Thursday, November 3, 2011


It was quite a long day. It was cold and mostly grey, a perfect day to remember the dead, it being All Soul's Day. I came to know of my grandaunt's passing very early in the morning, and with two hours of Latin in the morning, it promised to be very lengthy indeed. In the last hours of class another contradiction presented itself: I had to inform a professor of something with which he won't be particularly pleased. I took the silent scolding stoically (the professor did nothing actually, but I imagined that it was as good as any scolding). Not wanting to waste time crying over spoiled milk, I chose to forget the embarrassing episode. At table I clashed with another professor over a filipino custom, and I chose to be silent after that.  in the afternoon, some more hours of work. 

The Tabernacle of my home

I entered the dark chapel after a long, cold, and typically depressing day. I felt as if it was all my fault that I had a day like that. But it's always possible that what you feel doesn't always correspond to the truth of things. The only source of light came from the tabernacle, draped with a violet veil, evocative of the patient Presence that always waits, evocative of the dead who are especially remembered today. As I knelt in the semi-darkness I became very conscious of the fact that tomorrow, Nov. 3, I would be turning 29. I don't feel especially exited to celebrate my day, not because I don't want to be remembered of the advance in years (I don't mind it seriously), but simply because I don't feel anything. I look at the brightly-lit and yet somberly draped golden box. I liked the violet hue of the veil; it contrasted neatly with the gold paint of the altarpiece. I looked at the Presence and it dawned on me how much time I have wasted, how much energy I had wasted in useless pursuits and in loves that bore no fruits, because they were incapable of doing so. The darkness suited my mood, and all the more showed how dark the past, both remote and immediate, had been. And yet it served to highlight the warmth of the light that seemed to flow from the tabernacle. It even made the darkness cozy, believe me. I came to think that the darkened chapel and the lighted tabernacle might as well be a symbol of how i have lived these twenty-eight. I have been deeply conscious of how and where I have failed, how many people I have hurt, the ugliness that was extant in my life, especially in its darkest corners; the evil I have done and that of which I am capable of. Yet the darkness emphasized and made the light even shout all the more. I am led to think that for some reason the Lord allows darkness to flourish in our lives and makes it even evident to us, so that we may see the light even more, and move toward to it. We may not be able to approach it totally while we are here. The chapels of our lives will remain darkened until the Tabernacle finally opens itself, the veils are lifted in the end, and Christ stands before us not anymore hidden under the Eucharistic species, but as He is. Only then will the sanctuary of our lives be illumined in the reality of our beauty which God alone knows how to bestow and appreciate fully.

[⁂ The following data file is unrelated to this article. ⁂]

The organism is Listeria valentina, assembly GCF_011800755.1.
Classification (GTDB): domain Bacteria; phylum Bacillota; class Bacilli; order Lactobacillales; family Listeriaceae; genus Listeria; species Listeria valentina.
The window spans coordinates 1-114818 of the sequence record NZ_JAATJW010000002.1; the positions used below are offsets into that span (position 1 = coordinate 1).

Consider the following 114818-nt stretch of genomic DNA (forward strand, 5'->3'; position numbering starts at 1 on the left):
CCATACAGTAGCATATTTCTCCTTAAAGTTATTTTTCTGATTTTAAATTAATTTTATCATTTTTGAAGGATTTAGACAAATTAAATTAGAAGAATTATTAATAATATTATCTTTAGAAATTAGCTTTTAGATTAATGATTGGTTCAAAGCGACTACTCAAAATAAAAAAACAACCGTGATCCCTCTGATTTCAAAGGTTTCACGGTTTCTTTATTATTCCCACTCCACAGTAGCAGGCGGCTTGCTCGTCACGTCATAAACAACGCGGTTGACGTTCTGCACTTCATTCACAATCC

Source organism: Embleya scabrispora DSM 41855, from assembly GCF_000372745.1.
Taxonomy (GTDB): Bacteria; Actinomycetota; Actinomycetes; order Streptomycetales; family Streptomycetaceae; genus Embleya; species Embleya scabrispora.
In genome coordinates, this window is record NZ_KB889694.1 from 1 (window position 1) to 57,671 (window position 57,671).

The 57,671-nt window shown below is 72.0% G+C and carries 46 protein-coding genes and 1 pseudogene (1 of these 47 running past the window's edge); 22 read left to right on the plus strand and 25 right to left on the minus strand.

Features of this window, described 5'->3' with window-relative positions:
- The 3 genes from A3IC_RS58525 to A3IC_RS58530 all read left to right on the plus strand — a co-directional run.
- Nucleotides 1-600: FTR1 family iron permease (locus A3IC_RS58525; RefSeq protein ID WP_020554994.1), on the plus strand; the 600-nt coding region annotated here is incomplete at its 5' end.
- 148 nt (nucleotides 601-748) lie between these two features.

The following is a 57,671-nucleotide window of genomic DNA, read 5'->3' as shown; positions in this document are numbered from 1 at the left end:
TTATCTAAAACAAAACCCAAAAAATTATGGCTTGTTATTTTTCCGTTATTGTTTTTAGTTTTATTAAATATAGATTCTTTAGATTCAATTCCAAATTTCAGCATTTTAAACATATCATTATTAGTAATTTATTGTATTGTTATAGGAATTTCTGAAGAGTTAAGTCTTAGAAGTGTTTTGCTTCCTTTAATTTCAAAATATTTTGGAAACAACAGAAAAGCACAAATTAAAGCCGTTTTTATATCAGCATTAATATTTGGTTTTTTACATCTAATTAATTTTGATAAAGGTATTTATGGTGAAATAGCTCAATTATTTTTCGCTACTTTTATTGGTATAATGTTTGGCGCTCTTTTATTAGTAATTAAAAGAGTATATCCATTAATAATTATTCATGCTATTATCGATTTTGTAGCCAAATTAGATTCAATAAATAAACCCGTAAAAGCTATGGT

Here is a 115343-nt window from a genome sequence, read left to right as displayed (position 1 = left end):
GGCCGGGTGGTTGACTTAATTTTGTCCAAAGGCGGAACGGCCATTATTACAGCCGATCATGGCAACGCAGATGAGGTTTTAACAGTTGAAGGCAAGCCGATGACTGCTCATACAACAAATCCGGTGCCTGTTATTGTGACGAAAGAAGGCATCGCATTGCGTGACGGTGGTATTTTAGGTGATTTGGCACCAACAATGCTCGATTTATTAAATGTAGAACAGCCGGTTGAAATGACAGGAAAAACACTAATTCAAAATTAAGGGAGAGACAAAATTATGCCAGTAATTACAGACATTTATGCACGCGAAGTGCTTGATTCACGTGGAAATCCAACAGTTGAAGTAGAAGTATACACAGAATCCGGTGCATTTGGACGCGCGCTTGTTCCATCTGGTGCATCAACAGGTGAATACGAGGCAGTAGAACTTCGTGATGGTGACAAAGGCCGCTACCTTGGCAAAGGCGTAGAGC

My wish for my 29th year? that I may be more realistic and more faithful. Grant, Lord, that this year be one of grace and increased fidelity and generosity. Amen!!!

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